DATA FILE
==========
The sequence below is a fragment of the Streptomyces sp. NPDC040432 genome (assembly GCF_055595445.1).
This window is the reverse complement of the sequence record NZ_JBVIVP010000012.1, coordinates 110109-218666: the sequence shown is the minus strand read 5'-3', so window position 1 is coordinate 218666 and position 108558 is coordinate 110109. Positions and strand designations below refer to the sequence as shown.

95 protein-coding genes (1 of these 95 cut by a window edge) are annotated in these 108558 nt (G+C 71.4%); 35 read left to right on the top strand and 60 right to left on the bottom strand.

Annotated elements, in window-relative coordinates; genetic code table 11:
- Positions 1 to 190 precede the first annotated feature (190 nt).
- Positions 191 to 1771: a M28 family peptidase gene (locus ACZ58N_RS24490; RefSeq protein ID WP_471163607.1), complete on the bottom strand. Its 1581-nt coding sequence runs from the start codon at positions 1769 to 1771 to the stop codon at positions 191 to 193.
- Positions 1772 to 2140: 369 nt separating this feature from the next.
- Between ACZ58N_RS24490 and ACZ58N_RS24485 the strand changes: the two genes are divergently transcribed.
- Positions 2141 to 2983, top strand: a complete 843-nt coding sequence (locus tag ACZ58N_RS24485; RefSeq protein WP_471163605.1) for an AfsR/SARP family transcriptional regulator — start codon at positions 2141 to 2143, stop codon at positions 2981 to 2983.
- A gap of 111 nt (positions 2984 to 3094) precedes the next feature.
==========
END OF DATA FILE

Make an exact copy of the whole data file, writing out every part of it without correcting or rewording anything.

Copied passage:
The sequence below is a fragment of the Streptomyces sp. NPDC040432 genome (assembly GCF_055595445.1).
This window is the reverse complement of the sequence record NZ_JBVIVP010000012.1, coordinates 110109-218666: the sequence shown is the minus strand read 5'-3', so window position 1 is coordinate 218666 and position 108558 is coordinate 110109. Positions and strand designations below refer to the sequence as shown.

95 protein-coding genes (1 of these 95 cut by a window edge) are annotated in these 108558 nt (G+C 71.4%); 35 read left to right on the top strand and 60 right to left on the bottom strand.

Annotated elements, in window-relative coordinates; genetic code table 11:
- Positions 1 to 190 precede the first annotated feature (190 nt).
- Positions 191 to 1771: a M28 family peptidase gene (locus ACZ58N_RS24490; RefSeq protein ID WP_471163607.1), complete on the bottom strand. Its 1581-nt coding sequence runs from the start codon at positions 1769 to 1771 to the stop codon at positions 191 to 193.
- Positions 1772 to 2140: 369 nt separating this feature from the next.
- Between ACZ58N_RS24490 and ACZ58N_RS24485 the strand changes: the two genes are divergently transcribed.
- Positions 2141 to 2983, top strand: a complete 843-nt coding sequence (locus tag ACZ58N_RS24485; RefSeq protein WP_471163605.1) for an AfsR/SARP family transcriptional regulator — start codon at positions 2141 to 2143, stop codon at positions 2981 to 2983.
- A gap of 111 nt (positions 2984 to 3094) precedes the next feature.